This is a difficult country to look too different in -the United States of Advertising, as Paul Krasser puts it-and if you are too skinny or too tall or dark or weird or short or frizzy or homely or poor or nearsighted, you get crucified.” – Anne Lamott, Bird by Bird.
I had been given the choice by my doctor to either begin exercising and lose a few pounds, or start medication to lower my blood pressure and blood sugar levels. It was not an easy choice.
So! There I was at my local YWCA signing up for the Silver Sneakers Water Aerobics class and I admit I felt a slight intimidation.
It was a nice-enough locker room but didn’t afford much privacy. I quickly found a corner where no one else was and where I felt I could undress unobtrusively. So I began. I had just figured out how to pull my swimsuit on without exposing my whole naked body at one time, when I turned my head just enough to catch a woman not far from me looking straight at me, her body stark naked, smiling broadly, saying, “Hi! Aren’t you new?”
I didn’t really want to look at her nakedness, but felt obligated to be cordial, so looked sideways while answering, “Yes, I am.”
She continued while she began pulling her suit up over her very white, plump and sagging body, “My name’s Carol (Not really Carol, but want to protect her innocence!) whats yours?”
“I’m Norah-with-an-H” I said smiling but looking away. I used a pseudonym to protect MY innocence!
“Glad you’re here. You’ll love it. It’s a great class!” she said and hurried off towards the pool.
Well, Carol was right. It was a great class. I did love it. And after the class, it was Carol who came alongside me and told me about the jacuzzi that some of the women take advantage of after the class. I decided to join them, just to get to know a few of the women.
There were five of us sitting in a semi circle in this jacuzzi that was in a nook facing the changing area.
We hadn’t been seated long, when one woman began stripping her suit off while in the jacuzzi…no shyness, no hesitation. “Its easier to get off in the water than when my body’s dry,” she explained as I tried not to stare!
Then a couple of women appeared out of the shower area with towels, rubbing their wet hair while talking and walking towards the lockers…completely naked, completely at ease.
In fact, there was somewhat of a “Merry Month of May” exhibition going on right before my eyes: 70+ year old feminine bodies on parade.
I saw about a dozen different shapes and sizes. Floppy boobs, saggy butts, Buddha-bellies, scars and blemishes. There were no apologies. No shy attempts at cover-up. I saw only confidence and acceptance.
The locker room was filled with an air of comradery, fun and exuberance. It was beautiful. It was comfortable. It made my heart smile!
I saw a new kind of beauty that day.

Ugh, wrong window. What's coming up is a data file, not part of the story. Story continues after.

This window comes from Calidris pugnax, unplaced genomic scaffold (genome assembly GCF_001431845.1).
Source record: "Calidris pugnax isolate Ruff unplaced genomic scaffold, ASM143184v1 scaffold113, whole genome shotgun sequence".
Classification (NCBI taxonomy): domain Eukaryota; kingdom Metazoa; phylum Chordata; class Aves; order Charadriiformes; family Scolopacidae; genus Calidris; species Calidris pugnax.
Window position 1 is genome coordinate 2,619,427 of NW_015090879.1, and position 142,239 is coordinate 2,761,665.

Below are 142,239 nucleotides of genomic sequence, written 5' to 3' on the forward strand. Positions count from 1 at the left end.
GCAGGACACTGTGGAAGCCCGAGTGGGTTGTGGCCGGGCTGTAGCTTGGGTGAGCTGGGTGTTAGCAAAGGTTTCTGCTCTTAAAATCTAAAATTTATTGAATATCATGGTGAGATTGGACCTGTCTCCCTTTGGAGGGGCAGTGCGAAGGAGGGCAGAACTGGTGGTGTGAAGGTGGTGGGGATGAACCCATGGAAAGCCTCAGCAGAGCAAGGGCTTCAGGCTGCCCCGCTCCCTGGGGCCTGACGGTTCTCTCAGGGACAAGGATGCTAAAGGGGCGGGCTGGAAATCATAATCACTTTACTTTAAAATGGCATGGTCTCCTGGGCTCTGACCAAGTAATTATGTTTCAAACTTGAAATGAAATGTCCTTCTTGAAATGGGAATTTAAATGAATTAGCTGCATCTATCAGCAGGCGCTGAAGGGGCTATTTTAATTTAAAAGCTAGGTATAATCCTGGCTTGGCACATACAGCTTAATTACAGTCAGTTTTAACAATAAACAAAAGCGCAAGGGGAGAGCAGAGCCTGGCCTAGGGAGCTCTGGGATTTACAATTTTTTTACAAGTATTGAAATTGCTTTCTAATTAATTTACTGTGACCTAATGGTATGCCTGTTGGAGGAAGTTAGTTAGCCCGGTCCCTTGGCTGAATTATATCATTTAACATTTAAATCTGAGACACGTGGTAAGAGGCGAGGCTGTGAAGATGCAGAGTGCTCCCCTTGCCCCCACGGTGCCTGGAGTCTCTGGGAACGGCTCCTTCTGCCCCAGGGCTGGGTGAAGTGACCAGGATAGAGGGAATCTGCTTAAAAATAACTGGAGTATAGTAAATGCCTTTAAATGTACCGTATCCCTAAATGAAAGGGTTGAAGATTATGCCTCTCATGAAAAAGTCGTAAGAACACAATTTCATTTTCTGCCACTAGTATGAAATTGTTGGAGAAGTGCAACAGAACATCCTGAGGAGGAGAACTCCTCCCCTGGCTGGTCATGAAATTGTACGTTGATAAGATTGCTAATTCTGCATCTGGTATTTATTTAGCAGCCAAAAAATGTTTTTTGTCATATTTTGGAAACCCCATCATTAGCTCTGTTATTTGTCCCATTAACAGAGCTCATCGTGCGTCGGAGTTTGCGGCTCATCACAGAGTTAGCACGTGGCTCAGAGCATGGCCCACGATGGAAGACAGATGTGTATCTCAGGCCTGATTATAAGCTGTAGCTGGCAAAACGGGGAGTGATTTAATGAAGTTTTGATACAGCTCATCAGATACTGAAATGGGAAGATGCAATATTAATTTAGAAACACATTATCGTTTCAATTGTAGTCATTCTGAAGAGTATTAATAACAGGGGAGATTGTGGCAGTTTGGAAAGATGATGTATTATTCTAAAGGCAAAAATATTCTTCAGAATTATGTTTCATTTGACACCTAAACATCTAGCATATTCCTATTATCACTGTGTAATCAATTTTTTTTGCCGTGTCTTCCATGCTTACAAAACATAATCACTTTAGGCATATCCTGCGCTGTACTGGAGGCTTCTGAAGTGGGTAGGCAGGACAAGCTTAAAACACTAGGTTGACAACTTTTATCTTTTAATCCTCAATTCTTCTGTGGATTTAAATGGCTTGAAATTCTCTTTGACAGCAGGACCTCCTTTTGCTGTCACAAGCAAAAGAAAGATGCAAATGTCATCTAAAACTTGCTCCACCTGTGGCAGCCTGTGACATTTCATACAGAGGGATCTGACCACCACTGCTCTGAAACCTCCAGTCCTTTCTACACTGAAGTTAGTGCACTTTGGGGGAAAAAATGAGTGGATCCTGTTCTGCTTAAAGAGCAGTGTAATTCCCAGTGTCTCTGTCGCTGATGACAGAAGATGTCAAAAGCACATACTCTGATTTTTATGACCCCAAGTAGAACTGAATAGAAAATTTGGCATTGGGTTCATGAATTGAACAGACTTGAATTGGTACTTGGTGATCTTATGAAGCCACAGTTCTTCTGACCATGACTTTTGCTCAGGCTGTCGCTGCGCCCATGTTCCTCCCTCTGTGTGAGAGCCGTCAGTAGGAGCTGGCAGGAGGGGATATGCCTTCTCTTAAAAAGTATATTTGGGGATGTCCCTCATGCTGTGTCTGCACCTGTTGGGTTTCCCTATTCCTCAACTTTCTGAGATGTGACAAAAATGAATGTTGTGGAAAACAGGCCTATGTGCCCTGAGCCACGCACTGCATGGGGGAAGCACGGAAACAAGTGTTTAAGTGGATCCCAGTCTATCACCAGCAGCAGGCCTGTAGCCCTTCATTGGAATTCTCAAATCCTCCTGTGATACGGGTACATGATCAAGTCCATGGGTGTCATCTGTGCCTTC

• It was the beauty that comes from acceptance and the confidence that differences are valuable and comparisons and conformity unnecessary.
• It was the beauty that comes from accepting life as it is with a sense of humor and enjoyment rather than judgement and condemnation.
• It was the beauty that comes from the understanding that physical beauty is subjective and needs to be measured within the context of a life well-lived.
I’m still learning to see this new kind of beauty in myself. I often revert back to feeling insecure about my aging body, as if I should somehow be able to defy Nature and rise above wrinkles and age marks. But the group of Senior Sneakers, those Vibrant Old Women, opened the door for me to realize if we have lived 70+ years, we have a beauty all our own!
What I see when I see my aging body is a life-time of living a fully human existence:
• I see a little girl who had polio, who fell from the cherry tree and broke her arm, who got her nose broken playing volleyball, who lived through measles, mumps and chicken pox.
• I see a young lady who wore a perfect size 6 prom dress and wedding gown, could walk somewhat gracefully in 6″ spike heels, and who could eat ice cream everyday without gaining an ounce.
• I see a young woman who gave birth to 4 babies, breastfed 3 of them and nurtured all of them into adulthood.
• I see a woman who moved more than 20 times and lived on two different continents and 4 different States.
• I see a woman who has lived 70 full years,(that’s 25,550 days), been a baby, a child, a teenager, a wife, a mother, a grandmother, an employee, a retiree.
My body has changed. My body is changing. It’s beautiful when I look at it with humor, make no comparisons to how I once looked or to anyone else, and remember that the lines, wrinkles, sags and blemishes are all signs of a life well-lived.
What do you see when you see your aging body?
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